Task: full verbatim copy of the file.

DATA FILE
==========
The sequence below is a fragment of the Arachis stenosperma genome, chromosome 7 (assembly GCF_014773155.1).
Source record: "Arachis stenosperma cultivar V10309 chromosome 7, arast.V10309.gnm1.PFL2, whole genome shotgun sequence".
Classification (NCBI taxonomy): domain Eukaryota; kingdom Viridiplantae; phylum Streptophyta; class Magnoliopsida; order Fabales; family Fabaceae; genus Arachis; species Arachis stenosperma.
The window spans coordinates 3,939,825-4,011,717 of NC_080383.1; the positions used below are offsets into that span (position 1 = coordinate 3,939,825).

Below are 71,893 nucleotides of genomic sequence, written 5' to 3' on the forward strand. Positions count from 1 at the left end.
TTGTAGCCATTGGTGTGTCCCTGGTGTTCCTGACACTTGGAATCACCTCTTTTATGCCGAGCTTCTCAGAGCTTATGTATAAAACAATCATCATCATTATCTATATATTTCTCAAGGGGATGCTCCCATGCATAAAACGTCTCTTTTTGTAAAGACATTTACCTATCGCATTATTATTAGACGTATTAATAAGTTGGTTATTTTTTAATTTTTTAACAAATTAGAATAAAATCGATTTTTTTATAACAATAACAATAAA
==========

The sequence below is a fragment of the Arachis stenosperma genome, chromosome 7 (assembly GCF_014773155.1).
Source record: "Arachis stenosperma cultivar V10309 chromosome 7, arast.V10309.gnm1.PFL2, whole genome shotgun sequence".
Classification (NCBI taxonomy): domain Eukaryota; kingdom Viridiplantae; phylum Streptophyta; class Magnoliopsida; order Fabales; family Fabaceae; genus Arachis; species Arachis stenosperma.
The window spans coordinates 3,939,825-4,011,717 of NC_080383.1; the positions used below are offsets into that span (position 1 = coordinate 3,939,825).

Below are 71,893 nucleotides of genomic sequence, written 5' to 3' on the forward strand. Positions count from 1 at the left end.
TTGTAGCCATTGGTGTGTCCCTGGTGTTCCTGACACTTGGAATCACCTCTTTTATGCCGAGCTTCTCAGAGCTTATGTATAAAACAATCATCATCATTATCTATATATTTCTCAAGGGGATGCTCCCATGCATAAAACGTCTCTTTTTGTAAAGACATTTACCTATCGCATTATTATTAGACGTATTAATAAGTTGGTTATTTTTTAATTTTTTAACAAATTAGAATAAAATCGATTTTTTTATAACAATAACAATAAA